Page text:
Infoscience

Thesis

Color Changing Prints on a Metallic Substrate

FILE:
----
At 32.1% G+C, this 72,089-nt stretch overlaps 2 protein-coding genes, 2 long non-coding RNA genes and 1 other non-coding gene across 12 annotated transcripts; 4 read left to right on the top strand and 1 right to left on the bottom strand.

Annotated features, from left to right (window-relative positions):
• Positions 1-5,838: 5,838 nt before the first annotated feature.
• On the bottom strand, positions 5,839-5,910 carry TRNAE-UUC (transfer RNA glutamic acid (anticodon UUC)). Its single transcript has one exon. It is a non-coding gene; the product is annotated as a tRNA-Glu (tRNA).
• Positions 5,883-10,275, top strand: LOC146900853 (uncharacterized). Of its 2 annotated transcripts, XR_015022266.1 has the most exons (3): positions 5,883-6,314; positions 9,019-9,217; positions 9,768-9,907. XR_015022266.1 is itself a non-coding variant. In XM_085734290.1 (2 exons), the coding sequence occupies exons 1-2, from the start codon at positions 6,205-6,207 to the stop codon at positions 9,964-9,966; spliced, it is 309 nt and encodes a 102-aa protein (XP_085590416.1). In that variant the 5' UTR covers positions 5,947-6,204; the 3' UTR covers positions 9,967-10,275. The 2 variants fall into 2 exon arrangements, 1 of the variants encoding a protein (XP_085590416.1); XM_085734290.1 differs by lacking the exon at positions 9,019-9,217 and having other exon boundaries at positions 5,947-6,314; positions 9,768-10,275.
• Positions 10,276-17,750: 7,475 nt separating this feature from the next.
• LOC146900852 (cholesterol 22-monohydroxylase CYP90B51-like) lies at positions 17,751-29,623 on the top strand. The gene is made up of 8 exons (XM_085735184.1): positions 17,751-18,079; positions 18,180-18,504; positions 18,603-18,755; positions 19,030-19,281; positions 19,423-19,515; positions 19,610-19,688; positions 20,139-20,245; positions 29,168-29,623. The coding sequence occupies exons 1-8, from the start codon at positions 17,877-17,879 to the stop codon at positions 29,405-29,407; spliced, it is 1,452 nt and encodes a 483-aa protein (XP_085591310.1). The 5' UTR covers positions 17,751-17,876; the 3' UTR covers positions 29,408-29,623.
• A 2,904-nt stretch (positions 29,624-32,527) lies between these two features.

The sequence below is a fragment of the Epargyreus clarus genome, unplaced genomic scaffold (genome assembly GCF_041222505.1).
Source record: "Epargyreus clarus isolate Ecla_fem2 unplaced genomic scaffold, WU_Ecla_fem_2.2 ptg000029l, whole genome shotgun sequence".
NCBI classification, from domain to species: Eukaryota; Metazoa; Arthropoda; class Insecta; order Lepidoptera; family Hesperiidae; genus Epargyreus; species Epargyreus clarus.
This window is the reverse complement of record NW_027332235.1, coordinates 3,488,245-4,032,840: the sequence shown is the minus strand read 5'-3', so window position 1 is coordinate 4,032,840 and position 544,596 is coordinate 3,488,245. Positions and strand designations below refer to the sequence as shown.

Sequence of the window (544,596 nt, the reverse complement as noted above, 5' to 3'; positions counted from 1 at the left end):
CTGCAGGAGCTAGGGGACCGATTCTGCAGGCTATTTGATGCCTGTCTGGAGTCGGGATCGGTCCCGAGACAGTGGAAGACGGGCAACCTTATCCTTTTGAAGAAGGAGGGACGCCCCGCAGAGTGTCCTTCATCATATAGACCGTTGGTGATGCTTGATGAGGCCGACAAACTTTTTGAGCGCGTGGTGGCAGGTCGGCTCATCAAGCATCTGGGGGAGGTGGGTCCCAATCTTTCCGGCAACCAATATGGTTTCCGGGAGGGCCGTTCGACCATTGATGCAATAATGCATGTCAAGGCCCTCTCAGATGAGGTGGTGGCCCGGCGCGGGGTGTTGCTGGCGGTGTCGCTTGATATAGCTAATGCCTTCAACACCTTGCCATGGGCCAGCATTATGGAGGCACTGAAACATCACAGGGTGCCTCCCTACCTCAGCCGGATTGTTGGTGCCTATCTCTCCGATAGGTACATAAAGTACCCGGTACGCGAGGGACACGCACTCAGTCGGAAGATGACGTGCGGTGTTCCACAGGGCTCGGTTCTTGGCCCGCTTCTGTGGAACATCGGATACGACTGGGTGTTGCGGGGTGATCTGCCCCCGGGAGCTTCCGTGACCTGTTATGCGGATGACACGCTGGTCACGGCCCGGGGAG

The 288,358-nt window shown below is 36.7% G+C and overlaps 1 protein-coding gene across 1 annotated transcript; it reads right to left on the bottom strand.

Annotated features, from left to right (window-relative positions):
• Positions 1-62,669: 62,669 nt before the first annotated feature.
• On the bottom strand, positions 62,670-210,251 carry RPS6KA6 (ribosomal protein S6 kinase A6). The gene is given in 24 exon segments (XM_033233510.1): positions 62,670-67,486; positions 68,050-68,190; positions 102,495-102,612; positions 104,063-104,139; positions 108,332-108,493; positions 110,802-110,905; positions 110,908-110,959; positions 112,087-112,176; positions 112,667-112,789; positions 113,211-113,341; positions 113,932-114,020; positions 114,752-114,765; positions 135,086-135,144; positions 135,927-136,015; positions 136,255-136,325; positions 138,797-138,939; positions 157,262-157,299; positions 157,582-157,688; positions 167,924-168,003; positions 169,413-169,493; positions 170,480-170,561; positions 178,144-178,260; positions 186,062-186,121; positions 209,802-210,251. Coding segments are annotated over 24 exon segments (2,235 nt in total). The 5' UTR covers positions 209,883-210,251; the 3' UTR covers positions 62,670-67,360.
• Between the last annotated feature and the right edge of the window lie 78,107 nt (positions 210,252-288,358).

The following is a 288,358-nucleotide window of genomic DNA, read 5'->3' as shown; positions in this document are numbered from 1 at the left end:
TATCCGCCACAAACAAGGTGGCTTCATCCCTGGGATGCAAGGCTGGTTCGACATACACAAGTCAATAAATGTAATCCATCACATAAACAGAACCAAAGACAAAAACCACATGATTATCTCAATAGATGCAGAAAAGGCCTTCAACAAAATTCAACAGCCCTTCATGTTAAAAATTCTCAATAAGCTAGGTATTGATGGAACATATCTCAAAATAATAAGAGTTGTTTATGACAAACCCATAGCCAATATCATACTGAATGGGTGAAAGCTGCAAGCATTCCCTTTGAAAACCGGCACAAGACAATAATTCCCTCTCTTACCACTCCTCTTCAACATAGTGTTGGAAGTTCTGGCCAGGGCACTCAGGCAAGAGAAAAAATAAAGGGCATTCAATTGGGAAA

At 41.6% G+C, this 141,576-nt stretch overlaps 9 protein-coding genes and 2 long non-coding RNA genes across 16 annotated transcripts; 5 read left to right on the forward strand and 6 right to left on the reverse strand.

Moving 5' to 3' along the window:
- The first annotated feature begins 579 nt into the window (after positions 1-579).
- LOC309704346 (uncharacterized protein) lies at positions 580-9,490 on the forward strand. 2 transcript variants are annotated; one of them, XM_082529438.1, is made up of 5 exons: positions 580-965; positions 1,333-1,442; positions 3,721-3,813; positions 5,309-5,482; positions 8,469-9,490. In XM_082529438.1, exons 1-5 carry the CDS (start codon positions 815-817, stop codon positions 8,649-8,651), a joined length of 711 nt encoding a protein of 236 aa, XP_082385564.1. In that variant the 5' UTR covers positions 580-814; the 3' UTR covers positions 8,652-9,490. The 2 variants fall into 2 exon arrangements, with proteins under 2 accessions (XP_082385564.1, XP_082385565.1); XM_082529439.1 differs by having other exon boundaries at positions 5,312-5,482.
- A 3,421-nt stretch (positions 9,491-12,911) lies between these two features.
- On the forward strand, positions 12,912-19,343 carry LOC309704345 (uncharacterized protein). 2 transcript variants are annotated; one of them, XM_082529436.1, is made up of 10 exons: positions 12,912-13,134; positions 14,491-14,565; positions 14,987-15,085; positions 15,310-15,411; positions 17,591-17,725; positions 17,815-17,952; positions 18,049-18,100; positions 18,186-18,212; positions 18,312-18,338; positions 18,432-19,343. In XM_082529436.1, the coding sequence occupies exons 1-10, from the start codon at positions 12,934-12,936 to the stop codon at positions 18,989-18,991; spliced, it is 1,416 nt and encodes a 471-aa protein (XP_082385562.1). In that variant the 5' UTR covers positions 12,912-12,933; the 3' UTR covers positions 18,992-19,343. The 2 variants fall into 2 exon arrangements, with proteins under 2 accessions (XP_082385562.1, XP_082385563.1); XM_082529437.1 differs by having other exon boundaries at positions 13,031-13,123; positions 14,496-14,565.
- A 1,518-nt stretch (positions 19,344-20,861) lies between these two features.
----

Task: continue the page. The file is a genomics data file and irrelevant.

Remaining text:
Printing on a flat metallic substrate has gained popularity in recent years. The reflection of light on a specularly reflecting metallic substrate differs strongly from the reflection of light on a diffusely reflecting medium such as paper. Direct prints on a pure metallic substrate provide bright and brilliant colors when seen under specular reflection. We adapt the classic color-reproduction workflow in order to print color images on highly specular metallic sheets. The goal is to accurately reproduce color prints on metal. The workflow relies on the ink spreading enhanced cellular Yule-Nielsen modified spectral Neugebauer model (IS-CYNSN), calibrated with printed patches measured under specular reflection. The specular measuring apparatus consists of a panel light source illuminating the sample at 25° angle and an optical fiber collecting the light reflected from the sample at the opposite 25° angle. This apparatus simulates the conditions when the sample is specularly illuminated with light coming from a window. The resulting color images printed on metal show, under specular reflection, a colorful appearance unmatched by prints on paper. Some printers such as the Epson 7900 can print diffuse white ink on top of the metallic sheet. The white ink halftone reduces the specular reflection and increases the diffuse reflection of the print. We rely on the trade-off between amounts of the white ink and the amounts of colored inks to independently control lightness under specular and under non-specular observation conditions. The corresponding color-reproduction workflow relies on a spectral prediction model specially conceived for predicting the colors under both specular and non-specular viewing conditions. By optimizing the ratio of the white and the color inks to control lightness, we are able to hide patterns or grayscale shapes under one viewing condition, specular or non-specular, and reveal them under the other viewing condition. We extend this approach to produce prints that alternate between two independent grayscale images. We discovered that anisotropic line halftones printed on the metallic sheet change color upon in-plane rotation. We propose a color-reproduction framework for printing images that change colors upon azimuthal rotation by 90o. This framework is based on the directional optical dot-gain that occurs when the line halftone printed on metal is viewed under specular reflection. This effect depends on the orientation of the line halftone. It greatly effects the chroma and the lightness of the print. We created a spectral prediction model for predicting the color of non-rotated and of 90o in-plane rotated cross-halftones formed of superpositions of horizontal and vertical cyan, magenta and yellow line halftones. Desired non-rotated and rotated image colors are mapped onto the sub-gamut enabling for the desired color change and then, by using a 6D correspondence table, are color separated to produce optimal cross-halftone ink surface coverages. The proposed color changing framework is especially effective for creating surprising effects such as image parts whose hues change, gray regions that become colorful or alternations between two independent color images. Applications could include art, advertisement, exhibitions and document security.

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